The study *, published in Immunity, was conducted by Markus Müller, a senior scientist in the Immunopeptidomics group headed by Michal Bassani-Sternberg, within the Human Integrated Tumor Immunology Discovery Engine (Hi-TIDe), part of the Ludwig Lausanne branch, which is directed by Pr George Coukos.
Some forms of cancer contain numerous mutations, but only a restricted subset, usually a few dozen, can be integrated into the immunotherapy strategy. Thus, the crucial stage in the immunotherapy process involves carefully choosing the mutations with the highest potential for a successful immunotherapy outcome.
The research team reprocessed extensive whole exome sequencing and RNAseq data from a large cohort of cancer patients with comprehensive neoantigen immunogenicity screening assay data. Going beyond conventional neoantigen prioritization features, the study identified key determinants such as neo-peptide location within HLA presentation hotspots, binding promiscuity, and the oncogenicity of the mutated gene, providing crucial insights into immunogenicity prediction.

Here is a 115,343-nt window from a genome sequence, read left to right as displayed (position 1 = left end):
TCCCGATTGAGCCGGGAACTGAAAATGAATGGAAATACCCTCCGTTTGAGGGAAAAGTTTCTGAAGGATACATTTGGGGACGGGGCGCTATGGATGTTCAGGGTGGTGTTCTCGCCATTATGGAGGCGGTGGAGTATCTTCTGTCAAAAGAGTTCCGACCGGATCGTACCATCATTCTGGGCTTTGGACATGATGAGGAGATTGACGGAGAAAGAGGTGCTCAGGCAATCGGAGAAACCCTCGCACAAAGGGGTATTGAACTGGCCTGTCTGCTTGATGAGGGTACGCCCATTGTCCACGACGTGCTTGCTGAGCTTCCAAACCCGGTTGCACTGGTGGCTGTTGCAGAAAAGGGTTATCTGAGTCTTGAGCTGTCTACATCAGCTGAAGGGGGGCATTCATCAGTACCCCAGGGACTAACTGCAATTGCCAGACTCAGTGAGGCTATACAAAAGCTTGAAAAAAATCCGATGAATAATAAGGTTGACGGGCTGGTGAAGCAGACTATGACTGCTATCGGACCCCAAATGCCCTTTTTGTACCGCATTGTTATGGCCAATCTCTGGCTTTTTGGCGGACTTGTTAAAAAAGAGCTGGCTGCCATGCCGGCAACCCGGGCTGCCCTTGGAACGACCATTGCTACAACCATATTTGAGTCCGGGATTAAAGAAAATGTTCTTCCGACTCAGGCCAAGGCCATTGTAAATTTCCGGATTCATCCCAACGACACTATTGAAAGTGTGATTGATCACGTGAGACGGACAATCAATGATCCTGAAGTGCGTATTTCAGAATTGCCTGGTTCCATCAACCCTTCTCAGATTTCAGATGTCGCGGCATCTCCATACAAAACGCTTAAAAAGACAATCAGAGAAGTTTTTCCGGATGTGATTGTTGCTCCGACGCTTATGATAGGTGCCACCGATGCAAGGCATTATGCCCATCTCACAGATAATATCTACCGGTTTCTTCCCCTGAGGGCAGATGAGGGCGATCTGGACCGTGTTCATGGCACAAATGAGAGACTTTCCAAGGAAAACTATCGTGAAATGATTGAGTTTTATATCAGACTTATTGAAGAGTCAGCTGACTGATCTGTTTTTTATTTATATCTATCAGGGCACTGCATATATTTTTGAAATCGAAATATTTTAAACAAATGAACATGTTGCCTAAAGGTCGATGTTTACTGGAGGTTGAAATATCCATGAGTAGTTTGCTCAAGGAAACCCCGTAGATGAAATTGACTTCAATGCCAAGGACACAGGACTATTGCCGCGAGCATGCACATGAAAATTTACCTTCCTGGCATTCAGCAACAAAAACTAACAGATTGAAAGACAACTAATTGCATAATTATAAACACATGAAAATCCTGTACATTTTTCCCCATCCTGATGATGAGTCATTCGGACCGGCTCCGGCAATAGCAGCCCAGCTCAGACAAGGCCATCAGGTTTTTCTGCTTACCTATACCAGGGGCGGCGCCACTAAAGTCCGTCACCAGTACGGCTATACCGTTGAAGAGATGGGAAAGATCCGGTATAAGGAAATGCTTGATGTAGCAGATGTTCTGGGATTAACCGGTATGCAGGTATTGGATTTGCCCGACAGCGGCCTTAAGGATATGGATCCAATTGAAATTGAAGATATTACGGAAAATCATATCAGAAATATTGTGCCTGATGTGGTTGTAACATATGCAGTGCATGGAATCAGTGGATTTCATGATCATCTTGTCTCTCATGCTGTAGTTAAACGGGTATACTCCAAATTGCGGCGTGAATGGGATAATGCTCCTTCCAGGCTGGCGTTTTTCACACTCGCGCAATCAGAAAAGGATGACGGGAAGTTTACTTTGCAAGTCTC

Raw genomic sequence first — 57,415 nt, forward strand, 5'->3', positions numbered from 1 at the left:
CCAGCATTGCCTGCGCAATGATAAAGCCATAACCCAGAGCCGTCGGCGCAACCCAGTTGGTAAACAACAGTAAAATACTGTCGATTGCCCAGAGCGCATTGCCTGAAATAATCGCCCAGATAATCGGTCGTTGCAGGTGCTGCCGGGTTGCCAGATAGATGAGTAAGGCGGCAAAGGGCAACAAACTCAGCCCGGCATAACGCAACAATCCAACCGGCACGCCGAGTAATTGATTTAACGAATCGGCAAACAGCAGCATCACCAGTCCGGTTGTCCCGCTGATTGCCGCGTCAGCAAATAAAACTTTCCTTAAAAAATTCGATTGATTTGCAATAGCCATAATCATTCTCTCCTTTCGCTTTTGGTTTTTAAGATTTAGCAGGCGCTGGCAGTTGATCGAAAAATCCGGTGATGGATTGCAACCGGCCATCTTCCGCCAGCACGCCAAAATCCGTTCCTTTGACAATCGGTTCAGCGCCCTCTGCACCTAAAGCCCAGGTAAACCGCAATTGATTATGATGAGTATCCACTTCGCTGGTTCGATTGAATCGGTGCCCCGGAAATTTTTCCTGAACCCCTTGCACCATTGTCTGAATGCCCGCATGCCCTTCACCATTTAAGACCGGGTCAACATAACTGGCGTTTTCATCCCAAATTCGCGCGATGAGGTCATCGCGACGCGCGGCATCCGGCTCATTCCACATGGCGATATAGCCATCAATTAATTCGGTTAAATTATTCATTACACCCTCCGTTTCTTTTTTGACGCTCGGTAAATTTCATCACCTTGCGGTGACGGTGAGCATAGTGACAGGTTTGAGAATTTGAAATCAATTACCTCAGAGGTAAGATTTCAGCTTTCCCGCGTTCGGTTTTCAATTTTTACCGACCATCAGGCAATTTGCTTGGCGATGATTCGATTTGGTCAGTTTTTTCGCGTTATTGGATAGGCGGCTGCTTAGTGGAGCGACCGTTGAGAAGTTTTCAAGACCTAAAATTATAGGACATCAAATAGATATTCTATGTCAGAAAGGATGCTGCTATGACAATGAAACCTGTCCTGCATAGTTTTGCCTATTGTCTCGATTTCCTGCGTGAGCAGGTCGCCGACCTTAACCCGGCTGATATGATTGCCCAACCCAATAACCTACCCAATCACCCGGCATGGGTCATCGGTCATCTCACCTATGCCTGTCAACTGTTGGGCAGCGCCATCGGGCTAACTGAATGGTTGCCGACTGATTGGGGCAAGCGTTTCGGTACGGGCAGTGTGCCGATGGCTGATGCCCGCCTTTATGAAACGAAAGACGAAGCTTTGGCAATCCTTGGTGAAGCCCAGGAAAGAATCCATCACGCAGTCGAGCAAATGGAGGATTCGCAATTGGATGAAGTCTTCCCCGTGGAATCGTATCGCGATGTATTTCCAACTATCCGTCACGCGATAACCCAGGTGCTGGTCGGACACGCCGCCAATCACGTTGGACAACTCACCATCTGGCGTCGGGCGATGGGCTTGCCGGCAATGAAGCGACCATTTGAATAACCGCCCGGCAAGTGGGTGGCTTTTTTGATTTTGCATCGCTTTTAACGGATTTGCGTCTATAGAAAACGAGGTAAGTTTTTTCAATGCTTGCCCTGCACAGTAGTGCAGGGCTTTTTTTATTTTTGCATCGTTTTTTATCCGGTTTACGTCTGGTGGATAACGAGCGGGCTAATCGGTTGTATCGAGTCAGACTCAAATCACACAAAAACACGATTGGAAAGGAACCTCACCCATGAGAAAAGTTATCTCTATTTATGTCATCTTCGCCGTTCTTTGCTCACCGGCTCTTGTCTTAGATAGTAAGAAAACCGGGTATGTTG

Incorporating machine learning methods, the team developed classifiers that accurately predicted neoantigen immunogenicity across diverse datasets, enhancing neoantigen ranking by up to 30%. Moreover, the research has yielded standardized datasets invaluable for advancing and benchmarking companion algorithms in neoantigen-based immunotherapies.
This groundbreaking research opens new avenues for optimized cancer immunotherapies by offering a deeper understanding of neoantigen selection and its impact on immunogenicity, ultimately aiming to revolutionize cancer treatment strategies.
* Machine learning methods and harmonized datasets improve immunogenic neoantigen prediction